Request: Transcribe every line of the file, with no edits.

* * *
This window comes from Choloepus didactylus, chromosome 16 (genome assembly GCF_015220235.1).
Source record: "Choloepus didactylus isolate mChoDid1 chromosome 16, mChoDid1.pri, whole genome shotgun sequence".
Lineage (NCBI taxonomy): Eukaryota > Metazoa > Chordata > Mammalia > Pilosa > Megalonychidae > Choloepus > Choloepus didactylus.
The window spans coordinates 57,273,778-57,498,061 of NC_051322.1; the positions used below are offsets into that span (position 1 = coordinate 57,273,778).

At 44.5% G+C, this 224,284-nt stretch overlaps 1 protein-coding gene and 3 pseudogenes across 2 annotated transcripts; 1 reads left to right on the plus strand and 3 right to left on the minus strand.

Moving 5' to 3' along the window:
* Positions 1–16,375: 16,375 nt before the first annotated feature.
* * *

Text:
This window comes from Choloepus didactylus, chromosome 16 (genome assembly GCF_015220235.1).
Source record: "Choloepus didactylus isolate mChoDid1 chromosome 16, mChoDid1.pri, whole genome shotgun sequence".
Lineage (NCBI taxonomy): Eukaryota > Metazoa > Chordata > Mammalia > Pilosa > Megalonychidae > Choloepus > Choloepus didactylus.
The window spans coordinates 57,273,778-57,498,061 of NC_051322.1; the positions used below are offsets into that span (position 1 = coordinate 57,273,778).

At 44.5% G+C, this 224,284-nt stretch overlaps 1 protein-coding gene and 3 pseudogenes across 2 annotated transcripts; 1 reads left to right on the plus strand and 3 right to left on the minus strand.

Moving 5' to 3' along the window:
* Positions 1–16,375: 16,375 nt before the first annotated feature.